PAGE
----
Monday, November 03, 2008


Back in the Old Testament, one of the best blessings that a man could receive from God was to have lots of descendants. God told Abraham that his descendants would be numerous as the stars in the sky.

This never made sense to me. Why should Abraham want descendants? I can see that Abraham might want some kids, maybe five or ten, to liven things up a bit or to take care of him in his old age, or just because he doesn't feel like exercising birth control. But descendants? Hoards of people multiplying and re-multiplying long after Abraham dies?

One way to rationalize Abraham's fondness for reproduction is to say that it was not an explicitly rational urge so much as it was a natural urge. Genes dictated to Abraham that he should reproduce, just as genes dictated that he should eat. Whatever Abraham's motives, much anecdotal evidence suggests that the urge-to-multiply gene is not universal: Many of my friends seem completely disinterested in having kids.

(It's not terribly surprising that the urge-to-multiply gene is not prominent, considering that for most of human history the urge-to-have-sex gene combined with a lack of birth control was sufficient to continue the human species. Now that we've got birth control, you can bet that the urge-to-reproduce gene will have much stronger role in future generations, as the reproductive lines of people who prefer birth control over children rapidly thin out.)

One of these non-reproductive friends of mine says that a reason for him being content without children is that his four siblings are reproducing at a high rate, and he counts each of his siblings children as equivalent to 0.5 children of his own.

According to a geneticist, you share with your siblings about half of the genes that distinguish your from the rest of humanity. Therefore, when your sibling has a child with an outsider, the genetic makeup of that kid is 0.25 of you. By contrast, when you have a kid of your own, the kid has half of your genes (granted, the situation could be completely different for you if you're a member of an exclusive religious sect or if you live in West Virginia). Since 0.25/0.5 = 0.5, it makes sense to count each child of a sibling as half your own.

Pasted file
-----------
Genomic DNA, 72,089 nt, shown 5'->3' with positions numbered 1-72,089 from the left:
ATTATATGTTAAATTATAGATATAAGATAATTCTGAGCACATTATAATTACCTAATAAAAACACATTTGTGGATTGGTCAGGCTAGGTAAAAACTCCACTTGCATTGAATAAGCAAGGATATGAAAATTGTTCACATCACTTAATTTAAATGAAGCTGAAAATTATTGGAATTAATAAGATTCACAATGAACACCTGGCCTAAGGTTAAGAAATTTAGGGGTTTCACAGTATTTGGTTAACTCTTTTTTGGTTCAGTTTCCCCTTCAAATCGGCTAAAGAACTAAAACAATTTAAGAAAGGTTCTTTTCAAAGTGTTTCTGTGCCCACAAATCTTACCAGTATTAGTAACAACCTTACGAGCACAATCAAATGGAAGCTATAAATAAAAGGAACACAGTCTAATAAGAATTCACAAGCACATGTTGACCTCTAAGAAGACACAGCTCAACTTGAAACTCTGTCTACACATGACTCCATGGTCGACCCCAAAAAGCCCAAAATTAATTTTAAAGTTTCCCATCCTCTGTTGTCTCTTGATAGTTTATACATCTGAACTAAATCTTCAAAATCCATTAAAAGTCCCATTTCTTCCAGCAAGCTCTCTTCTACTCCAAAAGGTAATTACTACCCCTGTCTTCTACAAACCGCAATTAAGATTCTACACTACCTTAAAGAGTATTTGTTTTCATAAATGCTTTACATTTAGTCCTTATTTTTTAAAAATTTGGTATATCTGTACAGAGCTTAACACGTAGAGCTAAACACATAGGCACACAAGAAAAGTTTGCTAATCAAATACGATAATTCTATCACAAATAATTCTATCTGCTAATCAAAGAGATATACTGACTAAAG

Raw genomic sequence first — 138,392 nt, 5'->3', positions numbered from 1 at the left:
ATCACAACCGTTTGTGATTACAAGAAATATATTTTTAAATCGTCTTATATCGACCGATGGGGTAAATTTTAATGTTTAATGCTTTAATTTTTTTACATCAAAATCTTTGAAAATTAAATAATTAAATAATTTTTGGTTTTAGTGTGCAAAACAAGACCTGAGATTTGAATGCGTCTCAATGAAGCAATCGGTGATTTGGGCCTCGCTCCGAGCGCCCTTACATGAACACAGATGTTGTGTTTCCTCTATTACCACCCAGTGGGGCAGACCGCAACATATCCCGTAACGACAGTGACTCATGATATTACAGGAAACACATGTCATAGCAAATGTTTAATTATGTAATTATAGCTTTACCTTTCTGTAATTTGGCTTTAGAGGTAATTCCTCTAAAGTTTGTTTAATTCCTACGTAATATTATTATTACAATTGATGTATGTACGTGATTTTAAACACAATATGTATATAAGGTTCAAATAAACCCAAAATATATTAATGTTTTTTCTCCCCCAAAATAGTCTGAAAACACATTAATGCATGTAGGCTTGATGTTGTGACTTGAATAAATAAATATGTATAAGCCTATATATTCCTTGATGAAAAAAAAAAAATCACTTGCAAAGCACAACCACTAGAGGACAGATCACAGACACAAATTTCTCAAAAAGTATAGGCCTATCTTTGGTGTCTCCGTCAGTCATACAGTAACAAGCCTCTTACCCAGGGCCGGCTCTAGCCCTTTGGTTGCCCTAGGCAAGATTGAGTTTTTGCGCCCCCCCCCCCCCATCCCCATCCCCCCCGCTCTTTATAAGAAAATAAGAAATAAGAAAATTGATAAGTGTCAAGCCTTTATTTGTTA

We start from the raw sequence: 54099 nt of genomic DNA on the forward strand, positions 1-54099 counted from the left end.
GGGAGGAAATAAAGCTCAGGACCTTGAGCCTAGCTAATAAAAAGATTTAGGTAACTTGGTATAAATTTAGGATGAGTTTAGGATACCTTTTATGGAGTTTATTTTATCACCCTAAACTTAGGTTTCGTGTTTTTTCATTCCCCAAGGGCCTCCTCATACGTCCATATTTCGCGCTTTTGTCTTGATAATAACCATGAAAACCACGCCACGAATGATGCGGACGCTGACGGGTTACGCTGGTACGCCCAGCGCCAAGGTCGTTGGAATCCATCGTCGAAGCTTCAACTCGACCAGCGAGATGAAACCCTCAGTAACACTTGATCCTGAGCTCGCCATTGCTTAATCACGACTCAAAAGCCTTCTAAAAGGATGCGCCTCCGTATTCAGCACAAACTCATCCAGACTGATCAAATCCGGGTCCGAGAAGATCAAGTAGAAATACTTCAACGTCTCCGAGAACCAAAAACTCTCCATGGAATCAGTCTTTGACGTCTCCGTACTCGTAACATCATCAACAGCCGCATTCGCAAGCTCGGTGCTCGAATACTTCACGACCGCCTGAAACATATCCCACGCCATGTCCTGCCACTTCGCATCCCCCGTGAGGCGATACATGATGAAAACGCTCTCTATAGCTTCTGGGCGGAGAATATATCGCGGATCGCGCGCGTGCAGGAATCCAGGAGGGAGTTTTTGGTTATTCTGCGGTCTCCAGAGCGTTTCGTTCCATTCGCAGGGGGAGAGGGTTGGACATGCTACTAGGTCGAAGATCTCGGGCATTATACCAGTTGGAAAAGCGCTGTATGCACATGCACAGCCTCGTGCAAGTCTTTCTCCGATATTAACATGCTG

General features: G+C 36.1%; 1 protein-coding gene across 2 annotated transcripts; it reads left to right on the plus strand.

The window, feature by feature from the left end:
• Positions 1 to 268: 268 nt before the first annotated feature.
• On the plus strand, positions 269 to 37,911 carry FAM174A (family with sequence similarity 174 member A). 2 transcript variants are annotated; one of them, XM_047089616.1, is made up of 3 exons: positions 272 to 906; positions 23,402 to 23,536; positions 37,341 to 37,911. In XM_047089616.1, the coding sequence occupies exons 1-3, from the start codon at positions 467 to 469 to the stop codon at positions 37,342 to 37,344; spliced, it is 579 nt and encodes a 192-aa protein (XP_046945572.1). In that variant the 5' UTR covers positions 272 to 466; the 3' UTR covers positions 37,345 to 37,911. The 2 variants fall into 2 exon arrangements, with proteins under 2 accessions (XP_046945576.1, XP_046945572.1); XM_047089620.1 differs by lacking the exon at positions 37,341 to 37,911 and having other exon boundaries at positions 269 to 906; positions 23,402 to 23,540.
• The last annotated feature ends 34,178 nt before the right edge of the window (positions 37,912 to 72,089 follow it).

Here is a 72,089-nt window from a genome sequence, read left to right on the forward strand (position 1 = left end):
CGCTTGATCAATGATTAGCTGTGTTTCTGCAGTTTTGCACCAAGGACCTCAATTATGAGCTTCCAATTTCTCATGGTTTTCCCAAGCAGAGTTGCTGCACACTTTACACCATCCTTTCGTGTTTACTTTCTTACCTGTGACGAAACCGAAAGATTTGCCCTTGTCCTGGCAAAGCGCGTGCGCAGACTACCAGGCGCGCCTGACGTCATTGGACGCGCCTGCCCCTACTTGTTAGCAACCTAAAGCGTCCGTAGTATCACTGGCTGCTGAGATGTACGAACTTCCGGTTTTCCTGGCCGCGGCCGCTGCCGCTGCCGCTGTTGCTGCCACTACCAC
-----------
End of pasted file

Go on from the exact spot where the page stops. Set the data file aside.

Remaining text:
The conclusion is obvious. I should pay my siblings to have more kids. It's funny, I already acted on this principle, long before I thought about it in these terms. I paid my brother an ipod for his first kid. In retrospect, this was a bad buy, since the kid apparently was already in the works before I dangled the ipod. I'll have to wait until he's sure he's done having kids before I start dangling cars and houses.

According to wikipedia, the urge to treat your siblings' children as your own could be hard-coded into our genes by evolution itself:
Under natural selection, a gene encoding a trait that enhances the fitness of each individual carrying it should increase in frequency within the population; and conversely, a gene that lowers the individual fitness of its carriers should be eliminated. However, a gene that prompts behavior which enhances the fitness of relatives but lowers that of the individual displaying the behavior, may nonetheless increase in frequency, because relatives often carry the same gene; this is the fundamental principle behind the theory of kin selection. According to the theory, the enhanced fitness of relatives can at times more than compensate for the fitness loss incurred by the individuals displaying the behavior.


Blogger Sarah said...

So if my sister's baby is half hers, half her husband's, half mine, and half each for her husband's three siblings, I want to know where the other two babies are hiding.

12:54 PM  
Blogger My Freakwentness said...

Geez, I hope you find them!

1:05 PM  
Blogger Mama JJ said...

Hey! You owe me, big time!


5:29 PM  
Anonymous The Brother said...

Hey, I used the iPod today to--guess what--show off pictures of the baby for which it was intended to induce. And we're quite certain we're not pregnant now. Want to buy us a house?

5:40 PM  
Anonymous Anonymous said...

Your friends, ha. They're disinterested because they're not as old as Abraham, yet. They still think they're at the center of the universe--invincible and invulnerable. Mom

6:32 AM  
Anonymous dr perfection said...

this sounds like the bloggings of someone who thinks they may never reproduce and is attempting to feel ok about it, if you ask me.

Just so you know, I feel very much ok about the fact that I have not reproduced.

5:11 PM  
Blogger ZoĆ« said...

Does that make me as old as Abraham?

6:27 PM  

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